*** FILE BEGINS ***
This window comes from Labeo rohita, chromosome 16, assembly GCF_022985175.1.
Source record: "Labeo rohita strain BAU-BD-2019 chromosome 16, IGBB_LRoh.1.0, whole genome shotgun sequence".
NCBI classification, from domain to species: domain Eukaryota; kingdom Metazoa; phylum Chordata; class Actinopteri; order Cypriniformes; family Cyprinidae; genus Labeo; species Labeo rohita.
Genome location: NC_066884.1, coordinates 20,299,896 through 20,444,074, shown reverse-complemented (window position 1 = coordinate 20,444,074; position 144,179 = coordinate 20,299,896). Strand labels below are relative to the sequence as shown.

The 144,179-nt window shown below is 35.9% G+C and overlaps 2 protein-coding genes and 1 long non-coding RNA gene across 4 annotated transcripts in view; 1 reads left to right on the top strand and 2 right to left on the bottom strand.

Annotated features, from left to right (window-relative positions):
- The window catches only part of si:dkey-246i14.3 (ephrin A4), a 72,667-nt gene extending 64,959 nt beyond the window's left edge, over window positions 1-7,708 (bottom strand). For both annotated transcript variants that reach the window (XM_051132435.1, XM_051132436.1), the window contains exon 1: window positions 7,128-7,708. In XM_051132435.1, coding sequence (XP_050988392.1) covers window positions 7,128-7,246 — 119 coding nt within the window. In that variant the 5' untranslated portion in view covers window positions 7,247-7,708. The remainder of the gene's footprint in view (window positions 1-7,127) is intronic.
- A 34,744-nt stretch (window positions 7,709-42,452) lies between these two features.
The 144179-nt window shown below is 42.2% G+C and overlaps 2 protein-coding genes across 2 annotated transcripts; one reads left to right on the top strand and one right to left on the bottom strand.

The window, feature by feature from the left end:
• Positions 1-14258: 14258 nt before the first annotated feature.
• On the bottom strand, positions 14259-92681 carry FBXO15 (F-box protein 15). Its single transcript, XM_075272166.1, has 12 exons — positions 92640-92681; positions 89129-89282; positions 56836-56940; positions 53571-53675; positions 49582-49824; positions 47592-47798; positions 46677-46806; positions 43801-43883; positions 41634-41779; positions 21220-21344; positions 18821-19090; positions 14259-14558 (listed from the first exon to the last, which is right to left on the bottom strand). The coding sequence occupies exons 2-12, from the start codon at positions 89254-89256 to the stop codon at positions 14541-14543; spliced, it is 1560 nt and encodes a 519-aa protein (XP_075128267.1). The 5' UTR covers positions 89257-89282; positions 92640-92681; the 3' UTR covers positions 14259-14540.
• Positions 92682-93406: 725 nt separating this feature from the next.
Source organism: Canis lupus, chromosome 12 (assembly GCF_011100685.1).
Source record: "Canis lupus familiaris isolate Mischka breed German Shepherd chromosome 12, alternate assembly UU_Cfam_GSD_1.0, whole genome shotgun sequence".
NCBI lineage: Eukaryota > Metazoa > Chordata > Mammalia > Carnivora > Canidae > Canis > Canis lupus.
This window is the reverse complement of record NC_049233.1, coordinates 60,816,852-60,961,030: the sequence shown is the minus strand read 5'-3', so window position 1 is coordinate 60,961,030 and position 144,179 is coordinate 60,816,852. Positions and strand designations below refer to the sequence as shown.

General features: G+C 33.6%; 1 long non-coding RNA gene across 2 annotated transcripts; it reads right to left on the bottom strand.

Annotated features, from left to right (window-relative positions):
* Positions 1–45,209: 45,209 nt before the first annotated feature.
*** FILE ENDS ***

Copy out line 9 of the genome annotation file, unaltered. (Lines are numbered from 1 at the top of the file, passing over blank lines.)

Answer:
The 144179-nt window shown below is 42.2% G+C and overlaps 2 protein-coding genes across 2 annotated transcripts; one reads left to right on the top strand and one right to left on the bottom strand.